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What are bosons?

  1. Sep 11, 2008 #1
    I've heard a lot about LHC and how one of it's goles is to make a higgs boson but i don't know what a boson even is so could someone give me an explanation about what a boson it and why pphysicst are so intersted in them?
    :confused:
     
  2. jcsd
  3. Sep 11, 2008 #2
    The particle states in Hilbert space are represented by the irreducible representations of the Lorentz group. The field operators, which contain the creation/annihilation particle operators are represented by the representations of the Lorentz group too.
    It can be see that the half-integer spin fields have to obey the certain anticommutation relations, these are fermions; integer spin fields have to obey certain commutation relations, these are boson. The reason is to satisfy the causality, for example, if the generic field [tex]\psi(x)[/tex] satisfies
    [tex][\psi(x),\psi(y)]_{\pm} = 0[/tex] for [tex]x,y[/tex] spacelike separated, where [tex][]_{\pm}[/tex] denotes commutator or anticommutator, then two measurement performed at two spacelike separated location can be no related at all. This is called microcausality.

    In short, the micro-causality demands for certain fields, they must obey certain algebra. One of the class of fields is called fermion, the other class of fields is called boson. The composition of fermions can form a boson.

    In SM, bosons are the gauge particles and Higgs, the fundamental matter particles are all fermions.

    Cheers
     
  4. Sep 11, 2008 #3
    If you stack apples (or electrons, or fermions) in a box, the box will be filled with them at some point. However, you can not fill a box with bosons (say photons for instance).
     
  5. Sep 12, 2008 #4

    malawi_glenn

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    You can also say that a boson have integer spin (0,1,2,3...)

    and a fermion have spin 1/2, 3/2 etc..

    Particle physicsits are interested in these bosons, a certain type of bosons, called Gauge bosons, since they are the force mediators of a force. For instance the electro magnetic force is mediated by virtual photons between electrically charged particles.

    The higgs boson is of interest since it is the "last" missing piece of the theory that governs all of this with force mediating particles etc, roughly speaking. The theory that explain how particles interact, the standard model, is the best tested and verified physical theory that exists, but there is one particle missing, and this is a paradox -> Let's search for the higgs boson at LHC and hope we'll find it :-)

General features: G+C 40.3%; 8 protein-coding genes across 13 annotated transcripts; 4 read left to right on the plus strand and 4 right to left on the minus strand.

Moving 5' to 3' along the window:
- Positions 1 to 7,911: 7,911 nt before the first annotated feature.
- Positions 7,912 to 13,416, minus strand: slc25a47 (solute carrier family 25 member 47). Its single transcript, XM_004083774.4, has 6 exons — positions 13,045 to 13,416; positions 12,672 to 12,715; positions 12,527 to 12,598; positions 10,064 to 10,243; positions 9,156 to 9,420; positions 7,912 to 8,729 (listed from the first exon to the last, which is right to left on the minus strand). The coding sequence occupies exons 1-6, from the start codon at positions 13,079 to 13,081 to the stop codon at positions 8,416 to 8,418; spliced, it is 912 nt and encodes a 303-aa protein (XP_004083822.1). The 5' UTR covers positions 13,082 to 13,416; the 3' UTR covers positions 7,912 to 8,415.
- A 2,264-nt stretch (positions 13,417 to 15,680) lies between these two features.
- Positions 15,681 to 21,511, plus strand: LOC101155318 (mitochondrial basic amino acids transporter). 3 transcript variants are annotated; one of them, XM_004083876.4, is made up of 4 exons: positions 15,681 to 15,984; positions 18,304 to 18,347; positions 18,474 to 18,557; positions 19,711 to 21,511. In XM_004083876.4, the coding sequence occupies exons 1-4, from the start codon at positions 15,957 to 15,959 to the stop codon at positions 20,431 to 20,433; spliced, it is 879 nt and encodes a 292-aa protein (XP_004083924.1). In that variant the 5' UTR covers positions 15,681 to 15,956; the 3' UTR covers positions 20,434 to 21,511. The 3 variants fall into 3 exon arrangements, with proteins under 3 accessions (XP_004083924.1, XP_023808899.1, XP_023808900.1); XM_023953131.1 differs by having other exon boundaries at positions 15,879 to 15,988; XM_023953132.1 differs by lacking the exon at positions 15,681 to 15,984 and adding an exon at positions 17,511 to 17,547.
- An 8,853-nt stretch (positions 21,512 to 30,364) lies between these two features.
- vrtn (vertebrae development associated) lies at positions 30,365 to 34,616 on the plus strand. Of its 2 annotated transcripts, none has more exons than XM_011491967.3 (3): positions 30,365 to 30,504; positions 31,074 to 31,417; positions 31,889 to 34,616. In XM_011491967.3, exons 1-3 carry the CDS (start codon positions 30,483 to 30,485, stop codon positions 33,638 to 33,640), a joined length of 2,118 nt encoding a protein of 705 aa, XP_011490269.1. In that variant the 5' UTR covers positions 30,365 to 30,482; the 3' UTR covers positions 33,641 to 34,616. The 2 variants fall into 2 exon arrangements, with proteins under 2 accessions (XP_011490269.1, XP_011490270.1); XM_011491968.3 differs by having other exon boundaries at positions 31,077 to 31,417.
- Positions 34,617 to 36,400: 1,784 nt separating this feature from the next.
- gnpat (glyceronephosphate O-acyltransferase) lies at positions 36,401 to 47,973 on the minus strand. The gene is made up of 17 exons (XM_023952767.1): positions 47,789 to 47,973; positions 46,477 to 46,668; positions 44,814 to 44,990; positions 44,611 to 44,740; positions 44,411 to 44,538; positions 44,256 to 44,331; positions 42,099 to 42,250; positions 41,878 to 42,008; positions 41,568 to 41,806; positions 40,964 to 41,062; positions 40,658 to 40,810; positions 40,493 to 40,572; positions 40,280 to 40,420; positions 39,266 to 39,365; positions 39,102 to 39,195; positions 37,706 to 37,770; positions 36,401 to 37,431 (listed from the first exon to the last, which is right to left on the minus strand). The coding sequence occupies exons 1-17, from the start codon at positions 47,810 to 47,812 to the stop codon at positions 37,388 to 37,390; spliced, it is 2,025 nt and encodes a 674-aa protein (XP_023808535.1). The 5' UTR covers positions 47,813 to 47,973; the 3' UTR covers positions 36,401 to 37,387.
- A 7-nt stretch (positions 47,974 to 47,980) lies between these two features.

6. Sep 12, 2008 #5
    so do they make up protons, netrons,and electrons?
     
  7. Sep 12, 2008 #6

    atyy

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    As malawi_glenn said, "normal matter" like protons and electrons are not bosons. However, an electron is a charged particle and creates an electromagnetic field, which will affect nearby electrons. The electromagnetic field consists of particles of light called photons, which are a type of boson. So bosons are responsible for the interactions of "normal matter" such as electrons.
     
  8. Sep 12, 2008 #7

    malawi_glenn

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    What do make up protons, neutrons and electrons? Neutrons and protons are made up of quarks and gluons, and electrons are electrons.
     
  9. Sep 12, 2008 #8

    atyy

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    Don't you think it might be more interesting if they don't find it?:tongue2:
     
  10. Sep 12, 2008 #9

    malawi_glenn

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    well hehe, it would be hard to get new $$$ to make a new experiment ;-)
     
  11. Sep 12, 2008 #10
    so bosons are particals that control the interactions of electrons? what are quarks and gluons?
     
  12. Sep 12, 2008 #11

    malawi_glenn

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    there is no equivalence between bosons and gauge bosons... there are bosons which are not gauge bosons.

    Use google.. you'll find a lot of answers there. Then ask questions about what you find there.
     
    Last edited: Sep 12, 2008
  13. Sep 12, 2008 #12
    what's the difference between bosons and gage bosons?
     
  14. Sep 12, 2008 #13

    malawi_glenn

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    http://en.wikipedia.org/wiki/Gauge_boson

    Gauge bosons are bosons which arises in order to give gauge invariance to a lagrangian.

    Bosons are integer spin particles in general.

    It's like asking "what's the difference between animals and lions" :-)
     
  15. Sep 12, 2008 #14
    I disagree with that. There were other BIG devices which have not found what they were meant to find, at they still are in fancy. See the quark-gluon story for instance :uhh:
     
  16. Sep 12, 2008 #15

    malawi_glenn

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    hehe I know, I'm just so excited that LHC is running that I can't think clear all the time ;-)
     
  17. Sep 12, 2008 #16
    To be fait I should add, of course, that not finding the Higgs boson would certainly not be a failure at all ! On the contrary.
     
  18. Sep 12, 2008 #17
    I just wonder, if they find the Higgs Boson, what would be the next missing particle. It's just a non ending mystery. If they find about what happened billionth of a second after the Big Bang, they will ask what happened a little bit earlier of that moment.
     
  19. Sep 12, 2008 #18

    malawi_glenn

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    well now the Higgs boson is not particilar important for cosmology...
    But we still don't konw what dark matter and dark energy is, that would be the "next step".
     
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